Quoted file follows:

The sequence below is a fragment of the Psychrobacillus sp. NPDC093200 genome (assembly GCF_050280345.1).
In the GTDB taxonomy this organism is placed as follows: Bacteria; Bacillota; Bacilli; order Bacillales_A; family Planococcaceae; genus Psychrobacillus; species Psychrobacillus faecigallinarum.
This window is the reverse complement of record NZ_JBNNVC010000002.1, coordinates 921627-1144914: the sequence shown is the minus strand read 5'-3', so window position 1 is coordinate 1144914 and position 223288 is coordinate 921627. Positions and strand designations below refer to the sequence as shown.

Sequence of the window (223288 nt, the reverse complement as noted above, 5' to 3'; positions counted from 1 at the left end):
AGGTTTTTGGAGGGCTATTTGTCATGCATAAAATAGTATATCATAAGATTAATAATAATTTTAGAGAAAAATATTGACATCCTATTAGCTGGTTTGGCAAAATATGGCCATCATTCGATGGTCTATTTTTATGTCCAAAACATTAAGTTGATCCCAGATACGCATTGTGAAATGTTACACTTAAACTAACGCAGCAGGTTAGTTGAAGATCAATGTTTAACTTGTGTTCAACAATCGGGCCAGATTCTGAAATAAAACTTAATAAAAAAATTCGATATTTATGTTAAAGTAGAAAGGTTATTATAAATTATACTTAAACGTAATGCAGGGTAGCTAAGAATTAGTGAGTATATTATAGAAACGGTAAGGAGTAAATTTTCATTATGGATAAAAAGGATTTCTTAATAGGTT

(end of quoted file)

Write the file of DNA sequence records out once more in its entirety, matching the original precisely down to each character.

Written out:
The sequence below is a fragment of the Psychrobacillus sp. NPDC093200 genome (assembly GCF_050280345.1).
In the GTDB taxonomy this organism is placed as follows: Bacteria; Bacillota; Bacilli; order Bacillales_A; family Planococcaceae; genus Psychrobacillus; species Psychrobacillus faecigallinarum.
This window is the reverse complement of record NZ_JBNNVC010000002.1, coordinates 921627-1144914: the sequence shown is the minus strand read 5'-3', so window position 1 is coordinate 1144914 and position 223288 is coordinate 921627. Positions and strand designations below refer to the sequence as shown.

Sequence of the window (223288 nt, the reverse complement as noted above, 5' to 3'; positions counted from 1 at the left end):
AGGTTTTTGGAGGGCTATTTGTCATGCATAAAATAGTATATCATAAGATTAATAATAATTTTAGAGAAAAATATTGACATCCTATTAGCTGGTTTGGCAAAATATGGCCATCATTCGATGGTCTATTTTTATGTCCAAAACATTAAGTTGATCCCAGATACGCATTGTGAAATGTTACACTTAAACTAACGCAGCAGGTTAGTTGAAGATCAATGTTTAACTTGTGTTCAACAATCGGGCCAGATTCTGAAATAAAACTTAATAAAAAAATTCGATATTTATGTTAAAGTAGAAAGGTTATTATAAATTATACTTAAACGTAATGCAGGGTAGCTAAGAATTAGTGAGTATATTATAGAAACGGTAAGGAGTAAATTTTCATTATGGATAAAAAGGATTTCTTAATAGGTT